# Probe point writer class name.
# BENCHMARK_WRITER=

# General JVM options.
JVM_OPTS=${JVM_OPTS}"-Xms512m"

# Server JVM options.
SERVER_JVM_OPTS=${SERVER_JVM_OPTS}"-Xmx512m"

# Driver JVM options.
DRIVER_JVM_OPTS=${DRIVER_JVM_OPTS}"-Xmx1024m"


# Comma-separated list of remote hosts to run BenchmarkServers on.
# If same host is specified multiple times, then benchmark server will be started on that host multiple times.
SERVER_HOSTS=localhost,localhost

# Comma-separated list of remote hosts to run BenchmarkDrivers on.
# If same host is specified multiple times, then benchmark driver will be started on that host multiple times.
DRIVER_HOSTS=localhost,localhost

# Remote username.
# REMOTE_USER=

# Comma-separated list of benchmark driver and server configuration parameters.
CONFIGS="\
--localBind localhost --duration 30 -t 2 -sn EchoServer -dn EchoBenchmark,\
--localBind localhost --duration 30 -t 4 -sn EchoServer -dn EchoBenchmark\
"

The following properties can be defined in the benchmark configuration:

  • -cfg <path> or --config <path> - framework configuration file path
  • -dn <list> or --driverNames <list> - space-separated list of driver names (required for the driver), the specified drivers will be run in one JVM, optionally a weight can be added to the driver name, for example EchoBenchmark:3 NewEchoBenchmark:7, so EchoBenchmark will be run 30% of benchmark time, NewEchoBenchmark will be run 70%
  • -sn <name> or --serverName <name> - server name (required for the server)
  • -p <list> or --packages <list> - comma separated list of packages for benchmarks
  • -pr <list> or --probes <list> - comma separated list of probes for benchmarks
  • -wr <name> or --writer <name> - probe point writer class name
  • -t <num> or --threads <num> - thread count (set to 'cpus * 2')
  • -d <time> or --duration <time> - test duration, in seconds
  • -w <time> or --warmup <time> - warmup time, in seconds
  • -sh or --shutdown - flag indicating whether to invoke shutdown hook or not
  • -of <path> or --outputFolder <path> - output folder for benchmark results, current folder is used by default
  • -ds <list> or --descriptions <list> - space-separated list of benchmark run descriptions, the description with index 1 corresponds to the driver with index 1 and so on
  • -hn <name> or --hostName <name> - host name where a benchmark driver is run, this property is set automatically by the benchmark scripts

For example if we need to run EchoServer server on localhost and EchoServerBenchmark benchmark on localhost, the test should be 20 seconds then the following configuration should be specified in run properties file:

  • SERVER_HOSTS=localhost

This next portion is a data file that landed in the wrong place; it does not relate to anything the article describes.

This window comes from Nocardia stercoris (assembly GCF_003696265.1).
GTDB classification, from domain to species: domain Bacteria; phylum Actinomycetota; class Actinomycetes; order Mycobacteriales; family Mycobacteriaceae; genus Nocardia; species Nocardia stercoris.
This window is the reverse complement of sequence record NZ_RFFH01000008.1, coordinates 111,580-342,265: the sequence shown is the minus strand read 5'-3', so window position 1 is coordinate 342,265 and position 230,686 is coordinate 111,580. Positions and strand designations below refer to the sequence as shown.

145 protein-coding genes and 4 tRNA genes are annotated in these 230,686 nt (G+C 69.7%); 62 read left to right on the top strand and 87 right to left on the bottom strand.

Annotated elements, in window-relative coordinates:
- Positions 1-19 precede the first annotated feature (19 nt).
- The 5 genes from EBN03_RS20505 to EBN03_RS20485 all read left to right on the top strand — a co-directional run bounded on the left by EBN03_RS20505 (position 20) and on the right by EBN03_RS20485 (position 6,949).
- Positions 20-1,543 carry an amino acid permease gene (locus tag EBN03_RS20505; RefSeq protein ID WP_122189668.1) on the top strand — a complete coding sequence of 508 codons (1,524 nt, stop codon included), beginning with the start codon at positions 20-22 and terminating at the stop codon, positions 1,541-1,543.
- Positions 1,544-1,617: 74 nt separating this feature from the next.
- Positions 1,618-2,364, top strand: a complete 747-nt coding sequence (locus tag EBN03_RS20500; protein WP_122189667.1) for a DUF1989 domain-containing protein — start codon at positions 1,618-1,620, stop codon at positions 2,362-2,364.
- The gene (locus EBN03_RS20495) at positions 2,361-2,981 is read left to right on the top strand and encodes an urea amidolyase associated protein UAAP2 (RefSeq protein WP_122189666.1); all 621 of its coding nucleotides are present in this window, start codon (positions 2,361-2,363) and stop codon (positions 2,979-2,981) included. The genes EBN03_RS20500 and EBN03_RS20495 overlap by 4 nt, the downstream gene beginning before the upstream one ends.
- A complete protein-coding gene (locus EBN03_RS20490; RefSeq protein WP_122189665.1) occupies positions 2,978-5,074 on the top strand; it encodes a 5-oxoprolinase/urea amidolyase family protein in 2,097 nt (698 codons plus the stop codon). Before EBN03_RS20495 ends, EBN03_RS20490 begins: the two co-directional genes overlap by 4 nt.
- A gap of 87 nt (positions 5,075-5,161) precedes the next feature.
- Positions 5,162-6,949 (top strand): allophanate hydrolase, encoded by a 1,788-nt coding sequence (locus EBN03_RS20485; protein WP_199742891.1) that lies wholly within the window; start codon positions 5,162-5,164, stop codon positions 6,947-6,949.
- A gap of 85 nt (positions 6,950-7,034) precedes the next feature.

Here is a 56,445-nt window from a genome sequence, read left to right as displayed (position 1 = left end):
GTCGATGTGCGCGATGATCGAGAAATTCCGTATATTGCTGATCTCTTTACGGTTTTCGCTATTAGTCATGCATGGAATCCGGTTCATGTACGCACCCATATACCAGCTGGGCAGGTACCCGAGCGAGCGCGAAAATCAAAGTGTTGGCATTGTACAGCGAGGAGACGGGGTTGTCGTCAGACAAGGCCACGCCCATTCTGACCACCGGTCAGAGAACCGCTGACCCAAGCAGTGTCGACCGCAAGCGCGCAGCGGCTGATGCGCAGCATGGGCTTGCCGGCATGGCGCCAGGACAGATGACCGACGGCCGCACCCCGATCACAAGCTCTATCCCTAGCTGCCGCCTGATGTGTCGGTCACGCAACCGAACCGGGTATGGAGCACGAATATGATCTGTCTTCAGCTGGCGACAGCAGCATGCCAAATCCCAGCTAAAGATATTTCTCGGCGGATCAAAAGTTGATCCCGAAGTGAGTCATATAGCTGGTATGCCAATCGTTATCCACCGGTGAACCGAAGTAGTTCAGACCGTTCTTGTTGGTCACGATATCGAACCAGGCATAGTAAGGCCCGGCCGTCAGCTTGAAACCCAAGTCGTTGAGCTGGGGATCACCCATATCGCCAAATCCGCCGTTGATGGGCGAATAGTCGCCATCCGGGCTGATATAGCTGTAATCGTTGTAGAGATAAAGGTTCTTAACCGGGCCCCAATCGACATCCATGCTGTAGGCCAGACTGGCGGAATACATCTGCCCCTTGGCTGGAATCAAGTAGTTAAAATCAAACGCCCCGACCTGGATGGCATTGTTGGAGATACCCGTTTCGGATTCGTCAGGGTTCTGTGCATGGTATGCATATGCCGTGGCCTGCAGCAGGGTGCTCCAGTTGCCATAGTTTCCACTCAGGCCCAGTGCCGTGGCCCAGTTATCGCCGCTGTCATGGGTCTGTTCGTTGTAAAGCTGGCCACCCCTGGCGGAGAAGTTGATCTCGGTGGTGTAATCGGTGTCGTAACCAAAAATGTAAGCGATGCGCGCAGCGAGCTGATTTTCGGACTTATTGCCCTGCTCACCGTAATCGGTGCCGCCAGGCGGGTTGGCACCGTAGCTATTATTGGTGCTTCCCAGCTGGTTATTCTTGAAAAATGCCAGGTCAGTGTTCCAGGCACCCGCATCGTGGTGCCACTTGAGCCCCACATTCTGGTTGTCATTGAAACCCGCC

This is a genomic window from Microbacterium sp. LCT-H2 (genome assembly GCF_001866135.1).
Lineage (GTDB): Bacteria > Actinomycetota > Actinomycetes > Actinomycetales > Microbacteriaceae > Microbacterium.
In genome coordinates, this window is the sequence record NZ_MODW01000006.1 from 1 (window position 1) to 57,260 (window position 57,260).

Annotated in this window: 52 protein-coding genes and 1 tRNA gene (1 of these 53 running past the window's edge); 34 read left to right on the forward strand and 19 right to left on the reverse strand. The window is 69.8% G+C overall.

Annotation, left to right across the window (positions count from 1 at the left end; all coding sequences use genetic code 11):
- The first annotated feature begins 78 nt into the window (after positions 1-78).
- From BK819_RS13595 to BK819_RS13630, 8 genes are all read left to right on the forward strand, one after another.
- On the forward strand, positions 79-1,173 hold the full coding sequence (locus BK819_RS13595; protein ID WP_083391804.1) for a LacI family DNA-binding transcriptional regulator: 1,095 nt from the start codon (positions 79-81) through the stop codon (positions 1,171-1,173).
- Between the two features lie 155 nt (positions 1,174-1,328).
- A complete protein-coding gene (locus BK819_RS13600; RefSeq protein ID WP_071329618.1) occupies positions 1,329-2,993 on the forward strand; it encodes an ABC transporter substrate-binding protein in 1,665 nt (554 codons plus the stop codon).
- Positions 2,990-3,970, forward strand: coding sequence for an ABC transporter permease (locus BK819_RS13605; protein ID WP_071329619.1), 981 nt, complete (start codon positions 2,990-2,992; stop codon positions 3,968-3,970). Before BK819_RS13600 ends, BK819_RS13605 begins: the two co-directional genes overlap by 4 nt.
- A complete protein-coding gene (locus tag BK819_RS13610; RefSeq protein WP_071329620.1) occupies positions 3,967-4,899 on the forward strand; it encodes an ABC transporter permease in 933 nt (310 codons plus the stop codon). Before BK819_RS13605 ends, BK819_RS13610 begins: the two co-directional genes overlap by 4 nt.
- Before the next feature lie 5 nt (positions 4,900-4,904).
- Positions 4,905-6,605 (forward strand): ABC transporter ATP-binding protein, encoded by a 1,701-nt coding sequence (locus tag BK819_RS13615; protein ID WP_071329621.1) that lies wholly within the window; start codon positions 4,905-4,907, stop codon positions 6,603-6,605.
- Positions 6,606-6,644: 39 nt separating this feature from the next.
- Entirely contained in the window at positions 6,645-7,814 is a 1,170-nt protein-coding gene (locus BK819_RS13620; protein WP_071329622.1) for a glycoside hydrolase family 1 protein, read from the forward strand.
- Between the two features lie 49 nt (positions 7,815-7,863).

• CONFIGS="--duration 20 -sn EchoServer -dn EchoServerBenchmark"

JFreeChart Graphs

Yardstick goes with the script jfreechart-graph-gen.sh that builds JFreeChart graphs using probe points.

jfreechart-graph-gen.sh script accepts the following arguments:

  • -i <list> or --inputFolders <list> - space separated list of input folders which contains folders with probe results files (required)
  • -cc <num> or --chartColumns <num> - number of columns that the charts are displayed in on the resulted page
  • -gm <mode> or --generationMode <mode> - mode that defines the way how different benchmark runs are compared with each other
  • -sm <mode> or --summaryMode <mode> - mode that defines whether a summary plot is added to a graph or not. It's useful to add summary plots when two or more drivers are run in one JVM (driver names that defined via --driverNames configuration property) or when two or more drivers are run on multiple hosts (DRIVER_HOSTS property in properties file). In these cases the plots of ThroughputLatencyProbe or PercentileProbe probes from multiple drivers can be replaced with one summary plot.

Generation modes:

  • STANDARD - All benchmark results are displayed on separate graphs. Graphs are generated in the benchmark run folder.
   bin/jfreechart-graph-gen.sh -gm STANDARD -i results_2014-05-20_03-19-21
  • COMPARISON - Benchmarks from multiple folders are paired together. In this mode 2 or more results folders are compared in such way that benchmark 1 from result 1 will be compared with benchmark 1 from result 2, same for benchmark 2, 3 and so on.
   bin/jfreechart-graph-gen.sh -gm COMPARISON -i results_2014-05-20_03-19-21 results_2014-05-20_03-20-35
  • COMPOUND - Benchmarks from multiple folders (space separated) are shown together on the same graph. This is default mode.
   bin/jfreechart-graph-gen.sh -gm COMPOUND -i results_2014-05-20_03-19-21 results_2014-05-20_03-20-35

Summary modes:

  • SUM_ONLY - Summary plot is added to a graph. This is default mode.
   bin/jfreechart-graph-gen.sh -sm SUM_ONLY -i results_2014-05-20_03-19-21
  • INDIVIDUAL_ONLY - Individual plots are displayed.
   bin/jfreechart-graph-gen.sh -sm INDIVIDUAL_ONLY -i results_2014-05-20_03-19-21 results_2014-05-20_03-20-35
  • INDIVIDUAL_AND_SUM - Individual and summary plots are displayed.
   bin/jfreechart-graph-gen.sh -sm INDIVIDUAL_AND_SUM -i results_2014-05-20_03-19-21 results_2014-05-20_03-20-35

Maven Install

The easiest way to get started with Yardstick in your project is to use Maven dependency management:

<dependency>
    <groupId>org.yardstick</groupId>
    <artifactId>yardstick</artifactId>
    <version>RELEASE</version>
</dependency>

Yardstick is shipped with scripts that run servers and drivers, these scripts can be used for your benchmarks. In order to have them, just unzip yardstick-resources.zip maven artifact. Also this can be done by copying and pasting the following code snippet to your benchmark project POM file (see how it's done in Yardstick GridGain).

<build>
    <plugins>
        <plugin>
            <artifactId>maven-dependency-plugin</artifactId>
            <executions>
                <execution>
                    <id>unpack</id>
                    <phase>package</phase>
                    <goals>
                        <goal>unpack</goal>
                    </goals>
                    <configuration>
                        <artifactItems>
                            <artifactItem>
                                <groupId>org.yardstick</groupId>
                                <artifactId>yardstick</artifactId>
                                <version>RELEASE</version>
                                <type>zip</type>
                                <classifier>resources</classifier>
                                <outputDirectory>${basedir}</outputDirectory>
                            </artifactItem>
                        </artifactItems>
                    </configuration>
                </execution>
            </executions>
        </plugin>
    </plugins>
</build>

Issues

Use GitHub issues to file bugs.

License

Yardstick is available under Apache 2.0 Open Source license.